The second major restriction of female rights concerns clothes. A hijab is known to be a traditional Islamic norm according to which females are supposed to dress in a modest way and cover themselves with outer garments when they have to go out or walk among men. Saudi Arabia is considers to be different from numerous Islamic communities in regard to covering, which it believed to be an appropriate hijab as it is reinforced by the Mutaween and religious police. Therefore, women are supposed to cover everything except their hands and eyes. A woman’s face is not supposed to be covered in numerous Islam countries. On the other hand, Saudi Arabia and some other Arab countries believe that all of a woman`s body is considered awrah (not meant to be exposed) except eyes and hands. Therefore, the majority of women are supposed to wear the hijab (known as head covering), a total black cloak, known as an abaya, and a specific face-veil. As a rule, a woman’s garments are not allowed to demonstrate any part of her body. It has to be stiff, light, tight, and loose. These garments should not resemble men’s clothes. Stiffness of the dress code is different in various regions. For instances, numerous women walk with their faces uncovered in Jeddahat at the same time when women in Riyadh are more conservative.
Figure 1. Appropriate dress code for a Muslim woman
Figure 1 visually demonstrates that the attitude towards a dress code is different in different Muslim countries. Some of them are more conservative and traditional, while others have a tendency to become more modernized. There are shops, which market designer abayas that have such elements as flaring sleeves or a tighter shape. There are fashionable colored abayas, which can be decorated with various patterns and pieces of sparkling materials. This is an important step; moreover, dress code regulations are not that strict as they used to be. Despite the fact that the dress code is frequently believed to be a highly obvious symbol of oppression by the Western world people, Saudi women rank the dress code low on the list of antecedents for reforming or removing it completely. Many women announce that they want to wear a veil. They mention Islamic piety, pride in family traditions and less sexual harassment from male colleagues. This type of dress code is considered a constituent of the right to modesty, guaranteed by Islam.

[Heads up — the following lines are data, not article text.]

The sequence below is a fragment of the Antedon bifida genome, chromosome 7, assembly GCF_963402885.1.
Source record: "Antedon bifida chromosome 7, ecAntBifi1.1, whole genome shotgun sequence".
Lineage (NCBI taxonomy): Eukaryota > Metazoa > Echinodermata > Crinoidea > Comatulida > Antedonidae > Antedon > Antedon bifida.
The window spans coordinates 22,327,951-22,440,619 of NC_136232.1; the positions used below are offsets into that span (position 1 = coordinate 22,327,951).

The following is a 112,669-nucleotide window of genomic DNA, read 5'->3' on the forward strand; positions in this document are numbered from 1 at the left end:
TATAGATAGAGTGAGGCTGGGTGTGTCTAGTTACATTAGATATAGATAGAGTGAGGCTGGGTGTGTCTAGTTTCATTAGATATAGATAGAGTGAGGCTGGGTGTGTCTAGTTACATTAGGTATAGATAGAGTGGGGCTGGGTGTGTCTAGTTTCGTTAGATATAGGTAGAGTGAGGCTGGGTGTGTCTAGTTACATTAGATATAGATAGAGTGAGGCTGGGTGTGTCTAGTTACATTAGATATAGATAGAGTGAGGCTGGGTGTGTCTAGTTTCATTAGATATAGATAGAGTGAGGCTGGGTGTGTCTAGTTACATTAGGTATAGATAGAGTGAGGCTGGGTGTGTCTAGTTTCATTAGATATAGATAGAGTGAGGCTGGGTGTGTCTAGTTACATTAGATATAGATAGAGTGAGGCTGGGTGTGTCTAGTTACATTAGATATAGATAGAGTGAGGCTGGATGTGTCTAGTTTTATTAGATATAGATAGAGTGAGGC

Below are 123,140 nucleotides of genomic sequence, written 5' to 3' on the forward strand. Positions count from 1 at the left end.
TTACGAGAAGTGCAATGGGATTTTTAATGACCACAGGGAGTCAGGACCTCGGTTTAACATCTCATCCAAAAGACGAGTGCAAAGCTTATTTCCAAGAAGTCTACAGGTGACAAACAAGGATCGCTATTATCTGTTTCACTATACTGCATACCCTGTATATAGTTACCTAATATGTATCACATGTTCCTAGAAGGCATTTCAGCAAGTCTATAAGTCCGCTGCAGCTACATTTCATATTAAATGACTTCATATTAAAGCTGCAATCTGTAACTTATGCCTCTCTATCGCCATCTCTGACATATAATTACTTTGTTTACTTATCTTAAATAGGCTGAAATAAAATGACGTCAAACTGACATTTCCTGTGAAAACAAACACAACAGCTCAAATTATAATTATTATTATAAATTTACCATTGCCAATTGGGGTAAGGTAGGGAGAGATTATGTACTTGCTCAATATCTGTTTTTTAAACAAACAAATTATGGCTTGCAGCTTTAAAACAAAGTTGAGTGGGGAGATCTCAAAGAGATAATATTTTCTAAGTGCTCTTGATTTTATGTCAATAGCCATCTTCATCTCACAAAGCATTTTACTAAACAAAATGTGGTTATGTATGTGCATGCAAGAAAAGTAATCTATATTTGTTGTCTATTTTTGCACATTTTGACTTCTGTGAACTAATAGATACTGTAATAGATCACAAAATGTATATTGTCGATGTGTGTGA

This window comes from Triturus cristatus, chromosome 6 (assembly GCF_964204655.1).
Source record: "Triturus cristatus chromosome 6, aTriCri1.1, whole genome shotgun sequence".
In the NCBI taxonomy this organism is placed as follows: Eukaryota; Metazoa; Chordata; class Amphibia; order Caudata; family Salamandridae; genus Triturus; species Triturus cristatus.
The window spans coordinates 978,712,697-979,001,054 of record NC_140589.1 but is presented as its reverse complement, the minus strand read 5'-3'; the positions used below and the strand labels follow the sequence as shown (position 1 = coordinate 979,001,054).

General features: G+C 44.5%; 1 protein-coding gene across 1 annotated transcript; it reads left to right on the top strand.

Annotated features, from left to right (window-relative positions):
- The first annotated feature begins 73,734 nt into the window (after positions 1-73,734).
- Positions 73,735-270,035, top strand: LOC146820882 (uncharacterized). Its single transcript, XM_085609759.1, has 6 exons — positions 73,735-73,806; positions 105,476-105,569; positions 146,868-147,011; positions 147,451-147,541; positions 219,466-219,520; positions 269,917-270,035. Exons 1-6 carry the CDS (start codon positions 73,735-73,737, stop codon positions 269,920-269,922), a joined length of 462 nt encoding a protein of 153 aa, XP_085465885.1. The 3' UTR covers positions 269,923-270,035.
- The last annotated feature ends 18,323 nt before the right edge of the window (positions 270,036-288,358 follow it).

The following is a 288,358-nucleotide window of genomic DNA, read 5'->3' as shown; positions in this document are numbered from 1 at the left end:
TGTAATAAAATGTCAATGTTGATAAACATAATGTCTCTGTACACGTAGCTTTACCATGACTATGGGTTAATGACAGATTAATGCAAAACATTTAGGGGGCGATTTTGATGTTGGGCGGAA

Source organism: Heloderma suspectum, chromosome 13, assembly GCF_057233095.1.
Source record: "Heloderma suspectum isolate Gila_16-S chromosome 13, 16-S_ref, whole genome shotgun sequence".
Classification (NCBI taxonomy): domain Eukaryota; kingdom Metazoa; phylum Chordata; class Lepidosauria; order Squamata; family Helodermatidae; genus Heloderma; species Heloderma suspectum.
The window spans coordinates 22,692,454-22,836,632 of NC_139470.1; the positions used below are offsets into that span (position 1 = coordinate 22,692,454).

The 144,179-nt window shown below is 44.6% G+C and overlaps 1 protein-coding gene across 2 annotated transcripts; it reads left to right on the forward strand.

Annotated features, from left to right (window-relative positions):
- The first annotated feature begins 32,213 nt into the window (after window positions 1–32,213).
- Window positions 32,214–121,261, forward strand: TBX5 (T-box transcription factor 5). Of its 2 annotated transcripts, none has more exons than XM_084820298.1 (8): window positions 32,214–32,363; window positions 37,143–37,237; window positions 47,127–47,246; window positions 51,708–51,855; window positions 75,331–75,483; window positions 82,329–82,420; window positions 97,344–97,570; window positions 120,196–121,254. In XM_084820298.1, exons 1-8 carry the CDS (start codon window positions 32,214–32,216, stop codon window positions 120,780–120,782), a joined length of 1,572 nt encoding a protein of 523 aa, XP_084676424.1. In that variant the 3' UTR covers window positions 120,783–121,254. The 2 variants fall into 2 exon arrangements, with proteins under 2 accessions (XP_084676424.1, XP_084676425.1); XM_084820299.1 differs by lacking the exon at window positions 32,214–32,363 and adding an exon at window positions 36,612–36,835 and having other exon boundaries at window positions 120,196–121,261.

Sexual segregation, which does not allow women to communicate with stranger men, comes from the high level of concern for female innocence and family honor. Social occasions are greatly based on the gender segregation. Women who are observed communicating with a man, who is not their relative, can be persecuted by the mutaween, and even charged with infidelity, adultery or sex trade. The majority of Saudi homes have two different entrances, one of which is supposed to be used by men and another by women. For non-related men to enter in the female sections of a Saudi home is an infringement of family honor. Private space is associated with women while the public space, including the living room, is associated with men. Moreover, even houses are designed in such a way that they hide women from the public using high walls, compartmentalized inner rooms, and curtains. In addition, sex segragation is also seen in public. In banks, restaurants and other public places of Saudi Arabia, women are supposed to come in and exit via a particular door. Due to the fact that the public sector of life is the major domain of men, women should veil outside the private sections of their homes. Non-mahram women and men should minimize their social interactions. Different organizations are expected to create all-women locations, in case they employ women. Moreover, public transportation is also separated. In addition, such public places as beaches or amusement parks are separated as well. Sometimes they are separated using time, which will allow men and women attend them at different hours. The notion of separation is especially strict in restaurants, due to the fact that the process of eating requires removing the veil. The majority of the Saudi Arabian restaurants have “family” and “bachelor” sectors, the latter are created for unmarried men without a family or a companion. Waiters should give time for women to cover their faces before entering in the family sectors. Women who come without their husbands or mahram are usually forbidden to enter restaurants, or they are allowed to sit only in the family section. Finally, women are prohibited from working as waitresses; the only exception is women-only restaurants.
Employment and Education